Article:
Thursday, December 3, 2015

How transit doesn't get done

When taking a position relative to Hogan's new Baltimore bus proposal it may be instructive to remember why it was so easy for him to kill the Red Line. His Baltimore Link Bus idea may fall victim to the same lack of resilience that made the Red Line so vulnerable.

Chief vulnerability: Not enough community buy in. Years of work in and with the communities produced a few ardent Red Line supporters but by and large the community took a wait and see attitude, was lukewarm, some were openly hostile and certainly there were no masses ready to go and fight for the project.

Second and a close cousin is lack of "skin in the game by key stakeholders". Again, there were some ardent supporters, but most had long taken the wait and see approach. Even Mayor Rawlings Balke who had eventually become an ardent supporter had taken her merry time to warm up to the project and to include it in her speeches and considerations. Her counterpart in Baltimore County, Executive Kamenetz waited until the project was dead before he became a strong supporter. Before he provided regular lip service in favor of the rail plan but also did not refrain from criticizing the project with non-factual statements such as that it didn't connect to anything. There was little County action to really take advantage of the Red Line.

Worst of all, private developers never really became part of the project in such a manner that their own projects wouldn't be able to happen without the transit line. Canton Crossing, the Broadway project in Fells Point, Paterakis' new Whole Foods project and Michael Beatty's Harbor Point are all large developments that all could have been perfect Transit Oriented Developments but were not designed as such. All should have received City benefits only if they would make the transit project an integral part of their projects, namely through less parking and integration of station facilities into their buildings.  Instead Paterakis put actively hurdles into the project's path  and every developer planned the development so that it could work just as well without the Red Line.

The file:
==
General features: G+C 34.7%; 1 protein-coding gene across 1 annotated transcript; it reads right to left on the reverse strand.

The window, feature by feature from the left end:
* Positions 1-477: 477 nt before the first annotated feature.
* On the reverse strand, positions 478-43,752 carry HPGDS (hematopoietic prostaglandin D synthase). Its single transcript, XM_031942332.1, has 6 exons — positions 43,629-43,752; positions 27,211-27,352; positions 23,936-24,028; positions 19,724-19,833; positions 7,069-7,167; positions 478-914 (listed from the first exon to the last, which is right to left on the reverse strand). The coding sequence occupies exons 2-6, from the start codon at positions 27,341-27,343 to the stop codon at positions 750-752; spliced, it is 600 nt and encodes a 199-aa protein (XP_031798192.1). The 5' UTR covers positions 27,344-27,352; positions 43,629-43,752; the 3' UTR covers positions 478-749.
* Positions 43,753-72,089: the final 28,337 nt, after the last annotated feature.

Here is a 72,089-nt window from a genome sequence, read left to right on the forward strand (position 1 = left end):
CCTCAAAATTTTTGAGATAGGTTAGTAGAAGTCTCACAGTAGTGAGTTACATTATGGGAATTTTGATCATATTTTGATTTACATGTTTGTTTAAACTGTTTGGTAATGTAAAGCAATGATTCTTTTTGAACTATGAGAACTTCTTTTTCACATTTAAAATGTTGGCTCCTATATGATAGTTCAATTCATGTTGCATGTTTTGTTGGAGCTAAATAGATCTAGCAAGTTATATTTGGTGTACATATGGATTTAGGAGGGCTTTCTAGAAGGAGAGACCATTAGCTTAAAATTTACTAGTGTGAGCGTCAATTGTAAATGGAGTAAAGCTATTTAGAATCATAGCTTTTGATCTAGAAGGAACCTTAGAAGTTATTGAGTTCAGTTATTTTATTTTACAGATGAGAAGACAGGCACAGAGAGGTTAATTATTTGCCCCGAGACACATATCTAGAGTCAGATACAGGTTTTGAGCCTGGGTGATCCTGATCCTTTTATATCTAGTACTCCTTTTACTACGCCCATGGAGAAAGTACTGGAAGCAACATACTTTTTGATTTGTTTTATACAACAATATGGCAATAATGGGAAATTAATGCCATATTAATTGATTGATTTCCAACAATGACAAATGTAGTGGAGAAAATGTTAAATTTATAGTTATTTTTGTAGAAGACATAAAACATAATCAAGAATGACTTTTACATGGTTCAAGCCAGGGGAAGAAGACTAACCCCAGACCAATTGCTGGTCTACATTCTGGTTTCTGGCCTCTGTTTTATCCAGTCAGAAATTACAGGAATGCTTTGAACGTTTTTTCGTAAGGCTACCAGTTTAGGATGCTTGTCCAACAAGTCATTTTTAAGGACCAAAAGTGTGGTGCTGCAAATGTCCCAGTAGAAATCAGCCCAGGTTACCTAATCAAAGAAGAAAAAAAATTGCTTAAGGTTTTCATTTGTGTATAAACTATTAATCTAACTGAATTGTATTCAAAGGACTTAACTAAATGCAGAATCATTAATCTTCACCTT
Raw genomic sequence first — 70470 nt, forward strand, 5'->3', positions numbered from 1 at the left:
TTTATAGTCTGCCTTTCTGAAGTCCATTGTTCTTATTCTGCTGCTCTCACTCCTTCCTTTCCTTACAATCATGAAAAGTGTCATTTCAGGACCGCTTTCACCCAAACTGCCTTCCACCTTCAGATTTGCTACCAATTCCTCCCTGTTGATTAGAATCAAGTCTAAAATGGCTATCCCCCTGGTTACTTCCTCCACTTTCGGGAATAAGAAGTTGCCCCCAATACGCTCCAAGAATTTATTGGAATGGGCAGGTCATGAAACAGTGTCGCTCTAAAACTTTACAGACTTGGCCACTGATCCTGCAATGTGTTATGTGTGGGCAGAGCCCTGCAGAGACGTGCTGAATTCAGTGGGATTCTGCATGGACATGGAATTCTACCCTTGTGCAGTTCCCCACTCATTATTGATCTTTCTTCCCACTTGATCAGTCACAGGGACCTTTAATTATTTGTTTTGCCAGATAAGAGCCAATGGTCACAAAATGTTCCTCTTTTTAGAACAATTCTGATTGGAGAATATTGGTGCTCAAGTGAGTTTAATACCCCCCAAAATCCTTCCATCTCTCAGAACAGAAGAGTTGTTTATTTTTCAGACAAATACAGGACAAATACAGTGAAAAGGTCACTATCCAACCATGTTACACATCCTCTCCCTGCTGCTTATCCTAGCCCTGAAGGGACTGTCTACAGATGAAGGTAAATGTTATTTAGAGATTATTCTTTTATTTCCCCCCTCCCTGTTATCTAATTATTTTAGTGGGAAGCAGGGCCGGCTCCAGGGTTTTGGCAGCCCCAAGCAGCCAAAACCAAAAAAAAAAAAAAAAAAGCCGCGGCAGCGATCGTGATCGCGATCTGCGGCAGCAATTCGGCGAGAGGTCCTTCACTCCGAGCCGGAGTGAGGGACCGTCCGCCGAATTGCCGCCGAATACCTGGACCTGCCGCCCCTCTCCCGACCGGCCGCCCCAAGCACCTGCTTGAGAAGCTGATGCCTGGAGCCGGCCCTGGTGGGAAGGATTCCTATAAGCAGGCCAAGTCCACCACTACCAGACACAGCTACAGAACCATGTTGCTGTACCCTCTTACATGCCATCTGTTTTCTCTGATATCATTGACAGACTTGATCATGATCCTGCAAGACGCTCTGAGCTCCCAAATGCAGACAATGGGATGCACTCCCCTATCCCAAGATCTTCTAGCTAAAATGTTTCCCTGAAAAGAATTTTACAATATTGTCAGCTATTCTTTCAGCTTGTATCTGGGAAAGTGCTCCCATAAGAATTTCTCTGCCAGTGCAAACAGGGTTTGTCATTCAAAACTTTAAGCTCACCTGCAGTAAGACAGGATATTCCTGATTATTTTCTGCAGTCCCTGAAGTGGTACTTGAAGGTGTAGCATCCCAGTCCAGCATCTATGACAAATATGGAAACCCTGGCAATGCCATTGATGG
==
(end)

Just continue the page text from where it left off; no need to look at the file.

Naturally, they would observe at this point that they are glad they did. To which I would respond: Look at Denver: Only if everybody locks himself in and takes the risk of doing so, things actually happen. Wait and see just doesn't make these big endeavors a reality.

How is this relevant to Hogans City Link bus concept?

Well, the point is that folks are once again moving carefully to the sidelines. This looks interesting they would say, let's see if it works. Let's see if "they" can pull such a big change off.
And if the bus project goes up in flames or runs into a wall of opposition, one can return to the good old Baltimore conviction that one can't get these things done here. In Houston or Denver, maybe, but not here.

What this attitude fails to see is that it is precisely the reason why things fail here.

Anybody who thinks that Baltimore deserves a better working bus system should support the MTA and the Secretary of Transportation so their bus reform can succeed. Having skin in the game would mean to get involved and "own' some part of the reform until the proposed project actually becomes the improvement that is promised.

This isn't to say that one accepts the somewhat unspoken premise that these bus reforms are a substitute for robust rail investment (they are not) or that one accepts that Baltimore doesn't deserve anything better than buses. Nor should it mean that there wouldn't be tough questions regarding the draft plan.

But what everybody should be able to agree on is this: Baltimore deserves, and the MTA owes us a bus system that performs better than the current one. From that insight flows directly that change is unavoidable. Let's make the change as good as it can get. Let's leave the ranks of spectators and join the ranks of doers, contributors and constructive criticism. Even the Mayor must come out of her pouting corner, interact with Hogan's people and find out what the city can do to make the buses run faster. No side can do it alone. That is what the Red Line showed.

Klaus Philipsen, FAIA

Baltimore Link
MTA curated conversation on "My Sidewalk"
Other transit conversations on Baltimore Transit

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